Strong Aboriginal leaders take a step towards Treaties

Aboriginal people in Victoria have never ceded sovereignty and have long called for treaty with government.

Over 3,000 Aboriginal community members enrolled in these elections and over 2000 votes were cast for Traditional Owners across the state.  This is in addition to the hundreds of members of Traditional Owner groups who are or have participated in their own processes to self-determine representatives for their guaranteed seats.

The 21 provisionally-elected members were announced earlier this month.

More than 70 Traditional Owners  ran as candidates to lead first of its kind Treaty discussions.

“I am proud that so many of our people put their hand up to lead this process,” said Treaty Advancement Commissioner, Jill Gallagher.

“There’s no precedent for this in Australia. Our Communities have so many challenges, due to the inter-generational trauma caused by the ongoing harms of colonisation. To have thousands of people be part of this vote given these immense challenges is a huge result.”

“We know that many of our people do not trust governments, and do not take part in government elections as a result. Not to mention when the process these elections were voluntary.  Personally, I am inspired by the stories of people who had never voted before, but whose first vote was in an Aboriginal election.”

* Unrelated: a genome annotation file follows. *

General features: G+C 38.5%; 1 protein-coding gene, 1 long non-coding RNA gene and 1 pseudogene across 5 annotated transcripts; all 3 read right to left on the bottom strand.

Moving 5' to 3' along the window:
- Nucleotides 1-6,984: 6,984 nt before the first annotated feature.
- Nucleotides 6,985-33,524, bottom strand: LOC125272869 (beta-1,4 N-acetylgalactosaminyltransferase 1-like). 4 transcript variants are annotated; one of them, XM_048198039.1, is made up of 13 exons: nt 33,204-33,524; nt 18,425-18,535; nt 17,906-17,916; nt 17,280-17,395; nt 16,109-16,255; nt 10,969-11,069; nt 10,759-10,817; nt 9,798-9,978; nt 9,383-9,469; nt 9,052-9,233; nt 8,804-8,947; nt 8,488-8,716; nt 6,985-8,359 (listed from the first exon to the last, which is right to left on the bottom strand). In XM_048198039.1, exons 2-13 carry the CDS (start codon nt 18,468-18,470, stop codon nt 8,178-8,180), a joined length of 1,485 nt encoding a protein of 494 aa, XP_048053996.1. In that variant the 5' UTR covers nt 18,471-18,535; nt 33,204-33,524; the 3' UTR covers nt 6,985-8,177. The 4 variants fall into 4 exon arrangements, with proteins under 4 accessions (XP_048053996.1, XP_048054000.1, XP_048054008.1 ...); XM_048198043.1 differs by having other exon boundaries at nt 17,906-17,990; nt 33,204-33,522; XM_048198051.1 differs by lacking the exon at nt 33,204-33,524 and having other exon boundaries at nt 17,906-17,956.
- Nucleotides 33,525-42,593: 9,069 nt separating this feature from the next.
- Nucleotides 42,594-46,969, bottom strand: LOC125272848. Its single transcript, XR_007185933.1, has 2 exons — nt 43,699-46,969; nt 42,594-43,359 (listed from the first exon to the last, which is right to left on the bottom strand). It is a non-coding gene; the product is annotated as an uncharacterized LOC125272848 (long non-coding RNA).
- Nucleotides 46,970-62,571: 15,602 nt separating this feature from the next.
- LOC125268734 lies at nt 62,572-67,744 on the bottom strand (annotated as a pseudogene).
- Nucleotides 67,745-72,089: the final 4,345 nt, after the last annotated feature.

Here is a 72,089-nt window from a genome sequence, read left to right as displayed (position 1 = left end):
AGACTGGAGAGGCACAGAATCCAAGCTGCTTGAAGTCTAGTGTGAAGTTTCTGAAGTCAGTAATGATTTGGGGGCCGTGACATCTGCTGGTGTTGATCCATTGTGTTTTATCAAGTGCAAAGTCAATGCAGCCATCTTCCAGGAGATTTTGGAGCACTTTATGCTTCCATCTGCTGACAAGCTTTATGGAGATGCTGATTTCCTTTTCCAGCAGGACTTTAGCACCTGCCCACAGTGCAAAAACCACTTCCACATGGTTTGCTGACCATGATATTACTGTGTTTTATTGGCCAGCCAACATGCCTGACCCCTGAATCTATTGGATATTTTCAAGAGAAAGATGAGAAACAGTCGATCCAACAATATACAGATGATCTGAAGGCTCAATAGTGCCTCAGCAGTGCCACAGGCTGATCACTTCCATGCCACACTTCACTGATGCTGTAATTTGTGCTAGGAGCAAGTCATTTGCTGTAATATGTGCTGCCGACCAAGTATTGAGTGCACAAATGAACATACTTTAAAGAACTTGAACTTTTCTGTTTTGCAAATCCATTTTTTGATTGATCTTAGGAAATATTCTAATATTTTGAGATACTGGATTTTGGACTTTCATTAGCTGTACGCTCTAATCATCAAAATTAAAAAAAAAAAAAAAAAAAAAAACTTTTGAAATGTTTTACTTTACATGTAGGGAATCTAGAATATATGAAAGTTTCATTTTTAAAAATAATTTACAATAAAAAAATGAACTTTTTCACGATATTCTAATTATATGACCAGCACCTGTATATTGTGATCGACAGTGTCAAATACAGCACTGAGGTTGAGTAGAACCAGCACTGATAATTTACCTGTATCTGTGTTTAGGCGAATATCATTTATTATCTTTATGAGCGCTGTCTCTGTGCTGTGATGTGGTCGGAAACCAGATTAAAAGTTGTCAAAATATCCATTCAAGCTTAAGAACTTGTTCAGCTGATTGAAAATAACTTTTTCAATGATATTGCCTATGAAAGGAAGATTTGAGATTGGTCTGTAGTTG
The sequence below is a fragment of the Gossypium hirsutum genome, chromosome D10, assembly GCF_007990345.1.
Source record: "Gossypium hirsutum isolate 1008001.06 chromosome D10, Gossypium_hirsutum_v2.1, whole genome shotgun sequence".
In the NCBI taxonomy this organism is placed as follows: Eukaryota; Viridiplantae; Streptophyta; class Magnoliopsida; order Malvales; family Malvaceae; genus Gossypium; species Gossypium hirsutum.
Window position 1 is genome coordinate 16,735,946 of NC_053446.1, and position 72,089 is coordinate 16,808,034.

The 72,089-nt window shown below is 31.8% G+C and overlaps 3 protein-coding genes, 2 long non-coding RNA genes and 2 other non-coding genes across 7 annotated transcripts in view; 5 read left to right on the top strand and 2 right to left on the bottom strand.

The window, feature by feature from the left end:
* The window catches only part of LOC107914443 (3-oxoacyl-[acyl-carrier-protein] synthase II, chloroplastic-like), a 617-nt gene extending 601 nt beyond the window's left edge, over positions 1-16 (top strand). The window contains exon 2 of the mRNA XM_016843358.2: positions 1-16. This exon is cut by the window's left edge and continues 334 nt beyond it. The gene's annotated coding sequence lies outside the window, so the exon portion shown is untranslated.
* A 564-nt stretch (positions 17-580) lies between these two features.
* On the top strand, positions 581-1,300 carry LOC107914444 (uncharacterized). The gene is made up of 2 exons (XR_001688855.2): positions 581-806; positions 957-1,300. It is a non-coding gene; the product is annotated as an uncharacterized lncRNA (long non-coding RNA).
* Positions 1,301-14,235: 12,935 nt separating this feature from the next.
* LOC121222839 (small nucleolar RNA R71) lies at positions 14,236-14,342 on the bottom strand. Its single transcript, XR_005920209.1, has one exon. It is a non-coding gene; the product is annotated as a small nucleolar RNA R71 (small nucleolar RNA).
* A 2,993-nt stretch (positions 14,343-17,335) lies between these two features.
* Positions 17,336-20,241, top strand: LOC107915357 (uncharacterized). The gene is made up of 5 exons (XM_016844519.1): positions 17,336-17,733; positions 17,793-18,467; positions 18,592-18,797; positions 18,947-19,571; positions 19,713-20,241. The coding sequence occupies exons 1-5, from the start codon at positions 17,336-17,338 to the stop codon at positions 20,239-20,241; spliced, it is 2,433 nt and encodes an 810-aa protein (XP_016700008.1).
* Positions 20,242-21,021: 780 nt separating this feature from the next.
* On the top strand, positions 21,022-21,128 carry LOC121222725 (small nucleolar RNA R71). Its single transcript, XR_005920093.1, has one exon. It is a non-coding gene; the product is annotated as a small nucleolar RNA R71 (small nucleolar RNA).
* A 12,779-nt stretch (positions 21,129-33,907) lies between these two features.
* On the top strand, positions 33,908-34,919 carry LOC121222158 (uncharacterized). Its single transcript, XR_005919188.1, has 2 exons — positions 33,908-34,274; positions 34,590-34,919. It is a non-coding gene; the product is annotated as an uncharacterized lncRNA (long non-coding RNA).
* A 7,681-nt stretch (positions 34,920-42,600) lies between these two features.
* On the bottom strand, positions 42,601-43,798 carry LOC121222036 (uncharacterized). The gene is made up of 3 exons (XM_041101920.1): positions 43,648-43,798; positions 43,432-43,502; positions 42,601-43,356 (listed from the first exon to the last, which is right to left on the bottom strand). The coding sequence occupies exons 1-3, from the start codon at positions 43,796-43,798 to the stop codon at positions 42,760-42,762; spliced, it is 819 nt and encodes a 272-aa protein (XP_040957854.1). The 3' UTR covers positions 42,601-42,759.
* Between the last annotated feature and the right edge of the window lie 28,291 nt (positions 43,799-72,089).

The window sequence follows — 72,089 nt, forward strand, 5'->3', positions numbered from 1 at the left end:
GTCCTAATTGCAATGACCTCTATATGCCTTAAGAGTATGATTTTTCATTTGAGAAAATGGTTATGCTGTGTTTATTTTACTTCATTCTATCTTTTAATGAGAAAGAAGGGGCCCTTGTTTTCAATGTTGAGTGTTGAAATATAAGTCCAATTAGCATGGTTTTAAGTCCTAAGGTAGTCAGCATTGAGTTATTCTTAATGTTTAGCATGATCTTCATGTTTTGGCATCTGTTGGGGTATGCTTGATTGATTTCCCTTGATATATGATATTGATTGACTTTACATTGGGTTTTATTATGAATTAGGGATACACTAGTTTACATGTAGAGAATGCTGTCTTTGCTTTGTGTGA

“I spoke with people throughout the journey who struggled to put food of their table. In that situation, significant structural change seems impossible. But our people were part of it in the thousands.”

“Internationally, this is comparable to the first ever vote to set up the Sami Parliament of Norway in the late 1980s,” said Ms Gallagher.

“The Norwegian Sami Parliament is regarded as one of the most robust and powerful Indigenous representative bodies globally, so these sorts of numbers mean that I’m confident the Assembly will get off to a great start, and only get stronger in decades to come.”

Assembly members are preparing for the inaugural meeting at Victoria’s Parliament House on 10 and 11 December 2019. The meeting will be streamed online for the world to see.